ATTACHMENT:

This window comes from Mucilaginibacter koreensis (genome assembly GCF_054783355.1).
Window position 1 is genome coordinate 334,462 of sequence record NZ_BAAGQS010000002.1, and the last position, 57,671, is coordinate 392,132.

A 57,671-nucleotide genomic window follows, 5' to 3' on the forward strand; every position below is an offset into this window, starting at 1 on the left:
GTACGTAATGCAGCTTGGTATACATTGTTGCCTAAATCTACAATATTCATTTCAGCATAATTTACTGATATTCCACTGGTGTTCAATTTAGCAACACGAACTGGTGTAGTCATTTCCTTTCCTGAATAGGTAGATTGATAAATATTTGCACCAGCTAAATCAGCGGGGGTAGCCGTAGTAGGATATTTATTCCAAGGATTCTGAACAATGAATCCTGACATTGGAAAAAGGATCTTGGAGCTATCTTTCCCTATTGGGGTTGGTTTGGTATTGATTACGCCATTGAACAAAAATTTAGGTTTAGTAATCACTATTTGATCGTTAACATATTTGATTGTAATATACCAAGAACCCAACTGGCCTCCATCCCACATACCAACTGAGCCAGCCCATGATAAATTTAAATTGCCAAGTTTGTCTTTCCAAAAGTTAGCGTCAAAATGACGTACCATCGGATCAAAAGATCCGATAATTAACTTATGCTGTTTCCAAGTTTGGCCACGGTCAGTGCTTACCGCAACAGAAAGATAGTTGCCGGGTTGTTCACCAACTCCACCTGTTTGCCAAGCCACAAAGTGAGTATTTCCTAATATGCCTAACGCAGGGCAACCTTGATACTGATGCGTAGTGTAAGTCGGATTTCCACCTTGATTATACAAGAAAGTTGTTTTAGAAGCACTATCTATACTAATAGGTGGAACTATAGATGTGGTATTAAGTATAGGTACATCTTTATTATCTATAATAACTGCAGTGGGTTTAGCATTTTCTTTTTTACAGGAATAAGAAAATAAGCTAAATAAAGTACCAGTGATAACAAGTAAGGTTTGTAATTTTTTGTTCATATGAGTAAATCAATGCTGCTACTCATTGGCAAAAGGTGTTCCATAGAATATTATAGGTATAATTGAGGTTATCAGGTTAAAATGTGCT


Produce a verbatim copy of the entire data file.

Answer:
This window comes from Mucilaginibacter koreensis (genome assembly GCF_054783355.1).
Window position 1 is genome coordinate 334,462 of sequence record NZ_BAAGQS010000002.1, and the last position, 57,671, is coordinate 392,132.

A 57,671-nucleotide genomic window follows, 5' to 3' on the forward strand; every position below is an offset into this window, starting at 1 on the left:
GTACGTAATGCAGCTTGGTATACATTGTTGCCTAAATCTACAATATTCATTTCAGCATAATTTACTGATATTCCACTGGTGTTCAATTTAGCAACACGAACTGGTGTAGTCATTTCCTTTCCTGAATAGGTAGATTGATAAATATTTGCACCAGCTAAATCAGCGGGGGTAGCCGTAGTAGGATATTTATTCCAAGGATTCTGAACAATGAATCCTGACATTGGAAAAAGGATCTTGGAGCTATCTTTCCCTATTGGGGTTGGTTTGGTATTGATTACGCCATTGAACAAAAATTTAGGTTTAGTAATCACTATTTGATCGTTAACATATTTGATTGTAATATACCAAGAACCCAACTGGCCTCCATCCCACATACCAACTGAGCCAGCCCATGATAAATTTAAATTGCCAAGTTTGTCTTTCCAAAAGTTAGCGTCAAAATGACGTACCATCGGATCAAAAGATCCGATAATTAACTTATGCTGTTTCCAAGTTTGGCCACGGTCAGTGCTTACCGCAACAGAAAGATAGTTGCCGGGTTGTTCACCAACTCCACCTGTTTGCCAAGCCACAAAGTGAGTATTTCCTAATATGCCTAACGCAGGGCAACCTTGATACTGATGCGTAGTGTAAGTCGGATTTCCACCTTGATTATACAAGAAAGTTGTTTTAGAAGCACTATCTATACTAATAGGTGGAACTATAGATGTGGTATTAAGTATAGGTACATCTTTATTATCTATAATAACTGCAGTGGGTTTAGCATTTTCTTTTTTACAGGAATAAGAAAATAAGCTAAATAAAGTACCAGTGATAACAAGTAAGGTTTGTAATTTTTTGTTCATATGAGTAAATCAATGCTGCTACTCATTGGCAAAAGGTGTTCCATAGAATATTATAGGTATAATTGAGGTTATCAGGTTAAAATGTGCT